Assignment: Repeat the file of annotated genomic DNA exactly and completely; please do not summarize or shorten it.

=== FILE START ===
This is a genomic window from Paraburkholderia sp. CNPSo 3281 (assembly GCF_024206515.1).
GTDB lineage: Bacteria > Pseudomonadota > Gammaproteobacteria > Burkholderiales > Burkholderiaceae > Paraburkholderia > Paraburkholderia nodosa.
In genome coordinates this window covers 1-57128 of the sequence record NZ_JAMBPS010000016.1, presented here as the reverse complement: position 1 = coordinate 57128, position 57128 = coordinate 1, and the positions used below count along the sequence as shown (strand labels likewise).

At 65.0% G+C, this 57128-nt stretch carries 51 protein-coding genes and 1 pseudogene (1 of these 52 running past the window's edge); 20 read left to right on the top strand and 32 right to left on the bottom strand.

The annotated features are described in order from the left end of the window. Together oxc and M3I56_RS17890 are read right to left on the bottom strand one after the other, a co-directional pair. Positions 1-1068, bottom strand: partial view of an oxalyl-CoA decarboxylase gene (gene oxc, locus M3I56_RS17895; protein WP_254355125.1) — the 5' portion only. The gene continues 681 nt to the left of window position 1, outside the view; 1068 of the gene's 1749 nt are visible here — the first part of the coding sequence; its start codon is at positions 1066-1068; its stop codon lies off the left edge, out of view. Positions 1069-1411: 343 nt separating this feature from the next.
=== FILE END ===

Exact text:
This is a genomic window from Paraburkholderia sp. CNPSo 3281 (assembly GCF_024206515.1).
GTDB lineage: Bacteria > Pseudomonadota > Gammaproteobacteria > Burkholderiales > Burkholderiaceae > Paraburkholderia > Paraburkholderia nodosa.
In genome coordinates this window covers 1-57128 of the sequence record NZ_JAMBPS010000016.1, presented here as the reverse complement: position 1 = coordinate 57128, position 57128 = coordinate 1, and the positions used below count along the sequence as shown (strand labels likewise).

At 65.0% G+C, this 57128-nt stretch carries 51 protein-coding genes and 1 pseudogene (1 of these 52 running past the window's edge); 20 read left to right on the top strand and 32 right to left on the bottom strand.

The annotated features are described in order from the left end of the window. Together oxc and M3I56_RS17890 are read right to left on the bottom strand one after the other, a co-directional pair. Positions 1-1068, bottom strand: partial view of an oxalyl-CoA decarboxylase gene (gene oxc, locus M3I56_RS17895; protein WP_254355125.1) — the 5' portion only. The gene continues 681 nt to the left of window position 1, outside the view; 1068 of the gene's 1749 nt are visible here — the first part of the coding sequence; its start codon is at positions 1066-1068; its stop codon lies off the left edge, out of view. Positions 1069-1411: 343 nt separating this feature from the next.